8. Cambridge-Cranfield High Performance Computing Facility (HPCF) purchases ten Sun Fire(TM) 15K servers to dramatically increase power of eScience research

    CERN Multimedia

    2002-01-01

    "The Cambridge-Cranfield High Performance Computing Facility (HPCF), a collaborative environment for data and numerical intensive computing privately run by the University of Cambridge and Cranfield University, has purchased 10 Sun Fire(TM) 15K servers from Sun Microsystems, Inc.. The total investment, which includes more than $40 million in Sun technology, will dramatically increase the computing power, reliability, availability and scalability of the HPCF" (1 page).

  9. Semiquantitative assessment of hirsutism in 850 PCOS patients and 2,988 controls in China.

    Science.gov (United States)

    Wong, Meifong; Zhao, Xiaomiao; Hong, Yu; Yang, Dongzi

    2014-01-01

    There is considerable individual and racial variation in the degree and pattern of body hair among PCOS patients. The purposes of this study were to define: 1) a suitable standard of hirsutism for Chinese women with PCOS and the general Chinese population; 2) the characteristics of hair distribution and degree in Chinese women with PCOS and the general population; and 3) the correlation of PCOS and FG score in Chinese women. This retrospective study in Chinese women with PCOS in the reproductive centre of Sun Yat-Sen Memorial Hospital, Sun Yat-Sen University, comprised 850 patients with PCOS and 2,988 members of the general population. It was conducted crosssectionally by interview, physical examination, ultrasound scan, and modified Ferriman-Gallwey score. Eight hundred and fifty Chinese women with PCOS (aged 20-41) underwent an interview, blood drawing, physical and ultrasound examination. Body hair at nine sites (lip, chin, arm, thigh, chest, upper belly, lower belly, upper back and lower back) were evaluated using the scoring system described by Ferriman and Gallwey; 2,988 healthy women (aged 20-45) underwent an interview, physical examination, ultrasound scan and FG score evaluation by trained gynaecologists. Terminal body hair growth was assessed using the mFG scoring system in Chinese women with PCOS and the control group; nine body areas were scored from 0-4 for terminal hair growth distribution. Our findings showed that of the 850 patients, 367 had a FG score equal to or greater than 5 points [43.2% (367/850)], 282 patients had a FG score equal to or greater than 6 points [33.18% (282/850)], and 21% had a score of at least 8 points. Nobody's FG score was equal to or greater than 24 points. Hirsutism was significantly higher in PCOS patients (score ≥ 5 = 43.2%) than in the general population (score ≥ 5 = 10%). The lip is the most common place (score 0-3) where terminal hair grows in 850 PCOS patients and the general population. Next came the upper back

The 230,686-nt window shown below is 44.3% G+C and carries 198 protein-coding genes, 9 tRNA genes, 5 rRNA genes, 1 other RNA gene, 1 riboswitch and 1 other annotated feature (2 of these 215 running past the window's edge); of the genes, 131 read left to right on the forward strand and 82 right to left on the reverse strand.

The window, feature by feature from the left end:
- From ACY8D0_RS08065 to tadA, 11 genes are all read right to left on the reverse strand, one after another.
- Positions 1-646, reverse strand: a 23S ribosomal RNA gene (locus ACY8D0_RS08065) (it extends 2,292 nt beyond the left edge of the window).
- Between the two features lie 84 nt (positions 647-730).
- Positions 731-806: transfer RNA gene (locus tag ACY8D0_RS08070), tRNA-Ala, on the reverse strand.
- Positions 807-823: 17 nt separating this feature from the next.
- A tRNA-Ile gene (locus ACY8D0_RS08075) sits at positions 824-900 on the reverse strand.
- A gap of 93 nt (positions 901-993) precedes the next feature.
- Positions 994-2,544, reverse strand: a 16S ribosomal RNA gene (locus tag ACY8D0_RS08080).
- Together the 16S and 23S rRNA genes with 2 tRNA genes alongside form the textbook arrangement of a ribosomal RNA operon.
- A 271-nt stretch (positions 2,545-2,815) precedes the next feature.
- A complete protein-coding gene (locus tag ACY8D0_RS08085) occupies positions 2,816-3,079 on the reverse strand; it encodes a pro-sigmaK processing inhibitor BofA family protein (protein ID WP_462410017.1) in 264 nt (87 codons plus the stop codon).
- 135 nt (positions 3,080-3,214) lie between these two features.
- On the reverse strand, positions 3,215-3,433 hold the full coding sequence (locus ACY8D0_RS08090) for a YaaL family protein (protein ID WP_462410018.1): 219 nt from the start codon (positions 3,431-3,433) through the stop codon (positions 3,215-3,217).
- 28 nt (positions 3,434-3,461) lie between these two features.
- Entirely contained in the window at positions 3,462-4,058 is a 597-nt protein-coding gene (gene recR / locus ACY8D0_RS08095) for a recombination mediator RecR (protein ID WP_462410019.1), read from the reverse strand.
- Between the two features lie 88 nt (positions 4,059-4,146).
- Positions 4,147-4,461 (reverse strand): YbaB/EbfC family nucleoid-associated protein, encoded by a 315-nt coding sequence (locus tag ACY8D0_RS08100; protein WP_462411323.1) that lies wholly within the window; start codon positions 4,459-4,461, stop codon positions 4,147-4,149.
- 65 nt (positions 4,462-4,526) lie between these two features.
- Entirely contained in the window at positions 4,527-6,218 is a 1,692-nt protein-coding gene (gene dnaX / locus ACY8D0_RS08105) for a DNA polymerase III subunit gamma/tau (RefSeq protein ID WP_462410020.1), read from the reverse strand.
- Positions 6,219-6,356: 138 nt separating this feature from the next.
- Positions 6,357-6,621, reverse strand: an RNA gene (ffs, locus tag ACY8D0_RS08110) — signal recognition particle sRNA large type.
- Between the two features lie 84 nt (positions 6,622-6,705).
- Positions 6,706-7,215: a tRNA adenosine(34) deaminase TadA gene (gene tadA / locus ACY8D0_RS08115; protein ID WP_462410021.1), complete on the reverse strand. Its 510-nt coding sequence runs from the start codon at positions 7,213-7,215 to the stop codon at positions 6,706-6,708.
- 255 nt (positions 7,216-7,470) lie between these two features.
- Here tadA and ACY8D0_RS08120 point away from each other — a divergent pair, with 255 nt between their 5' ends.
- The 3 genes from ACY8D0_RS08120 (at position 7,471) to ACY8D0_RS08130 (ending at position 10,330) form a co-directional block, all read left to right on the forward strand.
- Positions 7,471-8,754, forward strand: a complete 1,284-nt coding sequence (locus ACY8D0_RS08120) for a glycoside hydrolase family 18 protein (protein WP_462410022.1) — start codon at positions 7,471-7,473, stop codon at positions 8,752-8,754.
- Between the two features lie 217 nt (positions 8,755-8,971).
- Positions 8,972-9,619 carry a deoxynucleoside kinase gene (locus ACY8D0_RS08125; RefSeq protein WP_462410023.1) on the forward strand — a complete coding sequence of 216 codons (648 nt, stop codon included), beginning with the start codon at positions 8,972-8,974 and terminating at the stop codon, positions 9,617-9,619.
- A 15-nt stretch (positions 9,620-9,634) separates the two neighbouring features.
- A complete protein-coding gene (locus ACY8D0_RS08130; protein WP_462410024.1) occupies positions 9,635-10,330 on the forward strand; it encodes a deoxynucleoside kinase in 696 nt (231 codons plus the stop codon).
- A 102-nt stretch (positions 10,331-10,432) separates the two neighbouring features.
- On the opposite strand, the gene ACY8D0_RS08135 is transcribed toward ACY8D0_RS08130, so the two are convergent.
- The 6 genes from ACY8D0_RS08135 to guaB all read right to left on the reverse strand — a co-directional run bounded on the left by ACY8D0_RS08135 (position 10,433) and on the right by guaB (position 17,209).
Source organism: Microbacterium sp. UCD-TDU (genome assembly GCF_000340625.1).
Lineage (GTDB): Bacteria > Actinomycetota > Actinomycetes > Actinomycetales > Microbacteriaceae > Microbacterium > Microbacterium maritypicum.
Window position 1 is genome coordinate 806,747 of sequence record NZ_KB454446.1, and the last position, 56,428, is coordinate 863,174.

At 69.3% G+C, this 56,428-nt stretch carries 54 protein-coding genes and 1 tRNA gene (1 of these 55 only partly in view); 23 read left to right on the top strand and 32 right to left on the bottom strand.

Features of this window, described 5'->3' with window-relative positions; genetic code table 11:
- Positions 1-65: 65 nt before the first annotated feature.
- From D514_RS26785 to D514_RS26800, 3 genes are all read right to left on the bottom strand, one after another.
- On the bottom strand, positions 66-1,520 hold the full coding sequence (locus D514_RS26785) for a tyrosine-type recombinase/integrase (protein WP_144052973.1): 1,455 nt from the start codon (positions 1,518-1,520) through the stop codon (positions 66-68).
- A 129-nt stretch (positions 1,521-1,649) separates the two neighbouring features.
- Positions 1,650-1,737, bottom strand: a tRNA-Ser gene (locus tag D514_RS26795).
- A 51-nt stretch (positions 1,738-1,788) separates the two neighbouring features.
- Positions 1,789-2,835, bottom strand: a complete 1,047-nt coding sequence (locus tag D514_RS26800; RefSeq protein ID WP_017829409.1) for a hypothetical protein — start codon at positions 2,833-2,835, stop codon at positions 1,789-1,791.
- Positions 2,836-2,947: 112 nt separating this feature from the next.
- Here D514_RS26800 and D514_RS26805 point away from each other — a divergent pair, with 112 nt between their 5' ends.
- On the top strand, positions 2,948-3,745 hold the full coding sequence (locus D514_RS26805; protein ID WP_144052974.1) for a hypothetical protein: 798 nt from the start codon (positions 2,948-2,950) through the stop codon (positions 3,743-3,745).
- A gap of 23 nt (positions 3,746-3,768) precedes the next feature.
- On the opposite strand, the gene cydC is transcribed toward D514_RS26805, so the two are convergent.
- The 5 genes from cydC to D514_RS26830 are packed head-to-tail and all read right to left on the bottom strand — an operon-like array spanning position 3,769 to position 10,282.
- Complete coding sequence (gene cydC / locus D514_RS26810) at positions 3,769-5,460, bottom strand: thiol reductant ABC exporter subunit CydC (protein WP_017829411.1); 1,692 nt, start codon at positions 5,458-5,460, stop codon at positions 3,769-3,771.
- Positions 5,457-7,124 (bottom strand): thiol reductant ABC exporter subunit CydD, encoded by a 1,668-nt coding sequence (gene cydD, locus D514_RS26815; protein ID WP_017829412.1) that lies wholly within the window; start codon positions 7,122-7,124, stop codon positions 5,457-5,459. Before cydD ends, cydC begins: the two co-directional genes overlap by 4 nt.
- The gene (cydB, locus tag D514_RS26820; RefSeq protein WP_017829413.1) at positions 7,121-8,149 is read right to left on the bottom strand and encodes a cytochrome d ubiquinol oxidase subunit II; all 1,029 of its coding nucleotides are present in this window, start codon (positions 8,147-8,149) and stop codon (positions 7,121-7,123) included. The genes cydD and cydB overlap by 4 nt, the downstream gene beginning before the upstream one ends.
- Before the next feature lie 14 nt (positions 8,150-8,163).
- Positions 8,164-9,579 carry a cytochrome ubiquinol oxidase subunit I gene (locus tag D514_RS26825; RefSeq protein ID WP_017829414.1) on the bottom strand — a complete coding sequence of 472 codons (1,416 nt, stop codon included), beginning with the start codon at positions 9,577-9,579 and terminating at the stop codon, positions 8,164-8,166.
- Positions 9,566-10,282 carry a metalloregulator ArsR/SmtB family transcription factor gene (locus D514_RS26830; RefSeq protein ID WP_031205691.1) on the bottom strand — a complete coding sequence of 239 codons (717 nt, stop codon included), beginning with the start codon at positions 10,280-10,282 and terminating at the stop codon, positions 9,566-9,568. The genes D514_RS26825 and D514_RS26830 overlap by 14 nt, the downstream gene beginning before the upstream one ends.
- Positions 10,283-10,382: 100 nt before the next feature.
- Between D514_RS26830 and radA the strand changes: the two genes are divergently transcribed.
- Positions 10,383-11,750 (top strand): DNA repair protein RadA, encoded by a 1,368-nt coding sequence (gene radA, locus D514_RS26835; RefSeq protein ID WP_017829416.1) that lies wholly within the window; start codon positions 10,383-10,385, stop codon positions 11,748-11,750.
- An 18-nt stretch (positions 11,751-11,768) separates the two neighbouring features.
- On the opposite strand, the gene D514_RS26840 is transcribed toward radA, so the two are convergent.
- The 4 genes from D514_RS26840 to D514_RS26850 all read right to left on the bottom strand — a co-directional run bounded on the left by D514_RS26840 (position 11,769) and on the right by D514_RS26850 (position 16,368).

10. The Sun as you never saw it before

    Science.gov (United States)

    1997-02-01

    went into creating LASCO and SOHO, and leave aside the many points of scientific importance in the images, I am happy to marvel at a new impression of the busy star that gives us life, and which affects our environment in many ways that we are only now beginning to understand." Transatlantic cooperation The Solar and Heliospheric Observatory SOHO is a project of international cooperation between ESA and NASA. ESA and the European aerospace industry built the spacecraft, and NASA launched it on 2 December 1995. Operating 1,500,000 kilometres out on the sunward side of the Earth, near the position called Lagrangian point L1, SOHO has an uninterrupted view of the Sun from an undisturbed vantage point, and a precision of pointing which makes delicate observations possible. SOHO carries 12 sets of instruments provided by scientific teams, each led by a European or an American principal investigator. They study the solar interior by helioseismology, the solar atmosphere seen by ultraviolet and visible light, and the solar wind and energetic particles. There is much transatlantic collaboration within the various teams. Besides the Naval Research Laboratory in Washington, LASCO involves the Max-Planck-Institüt für Aeronomie at Lindau (Germany), the Unversity of Birmingham (England) and Laboratoire d'Astronomie Spatiale at Marseille (France). Sharing LASCO's electronic systems, and many operations and analyses, is SOHO's extreme ultraviolet imager EIT. This is the responsibility of a team led from Orsay (France) and it observes activity in the Sun's hot atmosphere related to the wider events seen by LASCO. Roger Bonnet, who presides over the multinational effort as ESA's Director of Science, shares the enthusiasm for the Christmas movie. "For the first time we see the Sun clearly among the stars, thanks to SOHO and LASCO," Bonnet comments. "Now when we say that the Sun is a typical star, and a key to understanding the whole Universe, that is no longer a theoretical statement